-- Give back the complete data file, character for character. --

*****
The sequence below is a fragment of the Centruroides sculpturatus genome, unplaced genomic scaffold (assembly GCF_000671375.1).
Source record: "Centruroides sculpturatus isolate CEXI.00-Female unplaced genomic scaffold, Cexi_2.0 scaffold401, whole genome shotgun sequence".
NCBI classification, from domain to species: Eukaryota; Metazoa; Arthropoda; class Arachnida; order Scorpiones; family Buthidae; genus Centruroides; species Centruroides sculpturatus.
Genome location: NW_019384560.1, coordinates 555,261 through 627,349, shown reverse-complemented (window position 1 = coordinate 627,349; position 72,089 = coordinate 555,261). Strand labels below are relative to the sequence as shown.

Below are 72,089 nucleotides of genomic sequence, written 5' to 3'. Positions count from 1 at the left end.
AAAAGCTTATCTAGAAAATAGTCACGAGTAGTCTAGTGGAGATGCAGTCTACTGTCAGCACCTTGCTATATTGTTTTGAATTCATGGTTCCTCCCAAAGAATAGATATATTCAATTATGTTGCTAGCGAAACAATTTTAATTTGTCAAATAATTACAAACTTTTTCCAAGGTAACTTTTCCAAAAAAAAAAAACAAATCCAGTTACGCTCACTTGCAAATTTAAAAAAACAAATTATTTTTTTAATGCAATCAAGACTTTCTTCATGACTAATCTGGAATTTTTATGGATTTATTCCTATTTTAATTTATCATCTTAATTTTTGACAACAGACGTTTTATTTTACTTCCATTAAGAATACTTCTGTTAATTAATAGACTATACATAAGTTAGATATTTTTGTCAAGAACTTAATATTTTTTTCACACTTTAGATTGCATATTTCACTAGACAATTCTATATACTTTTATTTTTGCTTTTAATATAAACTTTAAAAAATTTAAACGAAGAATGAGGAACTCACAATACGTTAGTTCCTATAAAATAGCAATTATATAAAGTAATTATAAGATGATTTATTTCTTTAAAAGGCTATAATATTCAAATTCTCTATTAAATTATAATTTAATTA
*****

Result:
The sequence below is a fragment of the Centruroides sculpturatus genome, unplaced genomic scaffold (assembly GCF_000671375.1).
Source record: "Centruroides sculpturatus isolate CEXI.00-Female unplaced genomic scaffold, Cexi_2.0 scaffold401, whole genome shotgun sequence".
NCBI classification, from domain to species: Eukaryota; Metazoa; Arthropoda; class Arachnida; order Scorpiones; family Buthidae; genus Centruroides; species Centruroides sculpturatus.
Genome location: NW_019384560.1, coordinates 555,261 through 627,349, shown reverse-complemented (window position 1 = coordinate 627,349; position 72,089 = coordinate 555,261). Strand labels below are relative to the sequence as shown.

Below are 72,089 nucleotides of genomic sequence, written 5' to 3'. Positions count from 1 at the left end.
AAAAGCTTATCTAGAAAATAGTCACGAGTAGTCTAGTGGAGATGCAGTCTACTGTCAGCACCTTGCTATATTGTTTTGAATTCATGGTTCCTCCCAAAGAATAGATATATTCAATTATGTTGCTAGCGAAACAATTTTAATTTGTCAAATAATTACAAACTTTTTCCAAGGTAACTTTTCCAAAAAAAAAAAACAAATCCAGTTACGCTCACTTGCAAATTTAAAAAAACAAATTATTTTTTTAATGCAATCAAGACTTTCTTCATGACTAATCTGGAATTTTTATGGATTTATTCCTATTTTAATTTATCATCTTAATTTTTGACAACAGACGTTTTATTTTACTTCCATTAAGAATACTTCTGTTAATTAATAGACTATACATAAGTTAGATATTTTTGTCAAGAACTTAATATTTTTTTCACACTTTAGATTGCATATTTCACTAGACAATTCTATATACTTTTATTTTTGCTTTTAATATAAACTTTAAAAAATTTAAACGAAGAATGAGGAACTCACAATACGTTAGTTCCTATAAAATAGCAATTATATAAAGTAATTATAAGATGATTTATTTCTTTAAAAGGCTATAATATTCAAATTCTCTATTAAATTATAATTTAATTA